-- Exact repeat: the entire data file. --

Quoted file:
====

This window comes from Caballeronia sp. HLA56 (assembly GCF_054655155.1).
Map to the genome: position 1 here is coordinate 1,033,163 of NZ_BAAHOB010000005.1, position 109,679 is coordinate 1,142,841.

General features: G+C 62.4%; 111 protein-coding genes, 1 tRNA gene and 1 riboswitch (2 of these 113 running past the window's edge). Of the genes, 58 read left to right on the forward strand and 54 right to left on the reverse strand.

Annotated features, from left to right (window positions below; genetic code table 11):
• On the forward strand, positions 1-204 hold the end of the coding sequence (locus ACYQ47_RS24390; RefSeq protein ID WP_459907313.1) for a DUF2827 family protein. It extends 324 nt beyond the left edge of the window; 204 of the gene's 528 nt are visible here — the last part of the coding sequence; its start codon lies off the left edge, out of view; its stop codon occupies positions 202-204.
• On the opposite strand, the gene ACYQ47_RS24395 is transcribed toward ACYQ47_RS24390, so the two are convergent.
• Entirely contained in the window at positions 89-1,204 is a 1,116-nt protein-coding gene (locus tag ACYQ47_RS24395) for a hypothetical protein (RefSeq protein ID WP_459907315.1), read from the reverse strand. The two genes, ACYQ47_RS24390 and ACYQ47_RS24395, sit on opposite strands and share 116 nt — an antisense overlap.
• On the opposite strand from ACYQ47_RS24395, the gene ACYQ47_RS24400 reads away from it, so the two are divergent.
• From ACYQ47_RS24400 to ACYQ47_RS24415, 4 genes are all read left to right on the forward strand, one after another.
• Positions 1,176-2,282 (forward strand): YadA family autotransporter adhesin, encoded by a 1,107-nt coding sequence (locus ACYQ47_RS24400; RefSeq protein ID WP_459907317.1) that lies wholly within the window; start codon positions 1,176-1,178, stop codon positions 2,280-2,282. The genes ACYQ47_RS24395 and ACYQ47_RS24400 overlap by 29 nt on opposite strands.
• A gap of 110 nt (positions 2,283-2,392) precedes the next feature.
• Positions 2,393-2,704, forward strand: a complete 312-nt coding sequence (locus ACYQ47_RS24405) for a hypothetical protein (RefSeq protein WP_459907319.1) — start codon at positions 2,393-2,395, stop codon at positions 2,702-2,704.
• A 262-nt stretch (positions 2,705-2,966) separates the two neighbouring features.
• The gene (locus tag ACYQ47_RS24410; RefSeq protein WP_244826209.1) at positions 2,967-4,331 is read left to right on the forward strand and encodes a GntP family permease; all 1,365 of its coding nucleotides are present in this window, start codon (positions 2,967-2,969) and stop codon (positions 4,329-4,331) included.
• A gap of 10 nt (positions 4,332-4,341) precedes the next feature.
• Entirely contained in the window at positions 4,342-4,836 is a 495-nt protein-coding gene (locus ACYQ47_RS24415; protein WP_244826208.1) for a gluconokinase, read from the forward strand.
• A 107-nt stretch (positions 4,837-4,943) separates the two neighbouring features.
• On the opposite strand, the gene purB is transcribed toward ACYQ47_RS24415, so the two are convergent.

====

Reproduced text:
This window comes from Caballeronia sp. HLA56 (assembly GCF_054655155.1).
Map to the genome: position 1 here is coordinate 1,033,163 of NZ_BAAHOB010000005.1, position 109,679 is coordinate 1,142,841.

General features: G+C 62.4%; 111 protein-coding genes, 1 tRNA gene and 1 riboswitch (2 of these 113 running past the window's edge). Of the genes, 58 read left to right on the forward strand and 54 right to left on the reverse strand.

Annotated features, from left to right (window positions below; genetic code table 11):
• On the forward strand, positions 1-204 hold the end of the coding sequence (locus ACYQ47_RS24390; RefSeq protein ID WP_459907313.1) for a DUF2827 family protein. It extends 324 nt beyond the left edge of the window; 204 of the gene's 528 nt are visible here — the last part of the coding sequence; its start codon lies off the left edge, out of view; its stop codon occupies positions 202-204.
• On the opposite strand, the gene ACYQ47_RS24395 is transcribed toward ACYQ47_RS24390, so the two are convergent.
• Entirely contained in the window at positions 89-1,204 is a 1,116-nt protein-coding gene (locus tag ACYQ47_RS24395) for a hypothetical protein (RefSeq protein ID WP_459907315.1), read from the reverse strand. The two genes, ACYQ47_RS24390 and ACYQ47_RS24395, sit on opposite strands and share 116 nt — an antisense overlap.
• On the opposite strand from ACYQ47_RS24395, the gene ACYQ47_RS24400 reads away from it, so the two are divergent.
• From ACYQ47_RS24400 to ACYQ47_RS24415, 4 genes are all read left to right on the forward strand, one after another.
• Positions 1,176-2,282 (forward strand): YadA family autotransporter adhesin, encoded by a 1,107-nt coding sequence (locus ACYQ47_RS24400; RefSeq protein ID WP_459907317.1) that lies wholly within the window; start codon positions 1,176-1,178, stop codon positions 2,280-2,282. The genes ACYQ47_RS24395 and ACYQ47_RS24400 overlap by 29 nt on opposite strands.
• A gap of 110 nt (positions 2,283-2,392) precedes the next feature.
• Positions 2,393-2,704, forward strand: a complete 312-nt coding sequence (locus ACYQ47_RS24405) for a hypothetical protein (RefSeq protein WP_459907319.1) — start codon at positions 2,393-2,395, stop codon at positions 2,702-2,704.
• A 262-nt stretch (positions 2,705-2,966) separates the two neighbouring features.
• The gene (locus tag ACYQ47_RS24410; RefSeq protein WP_244826209.1) at positions 2,967-4,331 is read left to right on the forward strand and encodes a GntP family permease; all 1,365 of its coding nucleotides are present in this window, start codon (positions 2,967-2,969) and stop codon (positions 4,329-4,331) included.
• A gap of 10 nt (positions 4,332-4,341) precedes the next feature.
• Entirely contained in the window at positions 4,342-4,836 is a 495-nt protein-coding gene (locus ACYQ47_RS24415; protein WP_244826208.1) for a gluconokinase, read from the forward strand.
• A 107-nt stretch (positions 4,837-4,943) separates the two neighbouring features.
• On the opposite strand, the gene purB is transcribed toward ACYQ47_RS24415, so the two are convergent.